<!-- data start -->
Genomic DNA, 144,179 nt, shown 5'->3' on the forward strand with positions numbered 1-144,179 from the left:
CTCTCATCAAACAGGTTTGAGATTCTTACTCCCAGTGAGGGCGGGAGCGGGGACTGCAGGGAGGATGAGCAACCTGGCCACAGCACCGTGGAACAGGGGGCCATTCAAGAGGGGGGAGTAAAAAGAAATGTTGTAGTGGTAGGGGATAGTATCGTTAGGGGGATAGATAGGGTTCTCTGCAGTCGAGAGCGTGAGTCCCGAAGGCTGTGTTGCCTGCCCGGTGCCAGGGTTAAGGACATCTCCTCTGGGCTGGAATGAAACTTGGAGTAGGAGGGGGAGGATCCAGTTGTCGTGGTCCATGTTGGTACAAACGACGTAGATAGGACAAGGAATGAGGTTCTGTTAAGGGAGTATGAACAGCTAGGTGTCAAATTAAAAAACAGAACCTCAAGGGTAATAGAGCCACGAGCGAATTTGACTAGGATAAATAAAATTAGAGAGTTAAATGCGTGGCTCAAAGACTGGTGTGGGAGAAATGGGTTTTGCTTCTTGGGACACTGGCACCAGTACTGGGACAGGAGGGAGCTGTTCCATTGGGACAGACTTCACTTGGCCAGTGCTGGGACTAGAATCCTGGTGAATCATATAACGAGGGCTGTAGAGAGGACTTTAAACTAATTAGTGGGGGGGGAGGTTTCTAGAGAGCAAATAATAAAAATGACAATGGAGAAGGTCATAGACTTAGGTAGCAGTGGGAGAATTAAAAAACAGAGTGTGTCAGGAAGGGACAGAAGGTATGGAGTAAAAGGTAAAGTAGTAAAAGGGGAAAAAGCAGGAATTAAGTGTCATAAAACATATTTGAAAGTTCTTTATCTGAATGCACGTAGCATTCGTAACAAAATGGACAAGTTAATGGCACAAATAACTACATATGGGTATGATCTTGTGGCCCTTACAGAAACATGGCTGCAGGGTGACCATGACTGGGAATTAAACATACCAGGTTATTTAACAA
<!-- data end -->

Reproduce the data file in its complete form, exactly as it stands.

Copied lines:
Genomic DNA, 144,179 nt, shown 5'->3' on the forward strand with positions numbered 1-144,179 from the left:
CTCTCATCAAACAGGTTTGAGATTCTTACTCCCAGTGAGGGCGGGAGCGGGGACTGCAGGGAGGATGAGCAACCTGGCCACAGCACCGTGGAACAGGGGGCCATTCAAGAGGGGGGAGTAAAAAGAAATGTTGTAGTGGTAGGGGATAGTATCGTTAGGGGGATAGATAGGGTTCTCTGCAGTCGAGAGCGTGAGTCCCGAAGGCTGTGTTGCCTGCCCGGTGCCAGGGTTAAGGACATCTCCTCTGGGCTGGAATGAAACTTGGAGTAGGAGGGGGAGGATCCAGTTGTCGTGGTCCATGTTGGTACAAACGACGTAGATAGGACAAGGAATGAGGTTCTGTTAAGGGAGTATGAACAGCTAGGTGTCAAATTAAAAAACAGAACCTCAAGGGTAATAGAGCCACGAGCGAATTTGACTAGGATAAATAAAATTAGAGAGTTAAATGCGTGGCTCAAAGACTGGTGTGGGAGAAATGGGTTTTGCTTCTTGGGACACTGGCACCAGTACTGGGACAGGAGGGAGCTGTTCCATTGGGACAGACTTCACTTGGCCAGTGCTGGGACTAGAATCCTGGTGAATCATATAACGAGGGCTGTAGAGAGGACTTTAAACTAATTAGTGGGGGGGGAGGTTTCTAGAGAGCAAATAATAAAAATGACAATGGAGAAGGTCATAGACTTAGGTAGCAGTGGGAGAATTAAAAAACAGAGTGTGTCAGGAAGGGACAGAAGGTATGGAGTAAAAGGTAAAGTAGTAAAAGGGGAAAAAGCAGGAATTAAGTGTCATAAAACATATTTGAAAGTTCTTTATCTGAATGCACGTAGCATTCGTAACAAAATGGACAAGTTAATGGCACAAATAACTACATATGGGTATGATCTTGTGGCCCTTACAGAAACATGGCTGCAGGGTGACCATGACTGGGAATTAAACATACCAGGTTATTTAACAA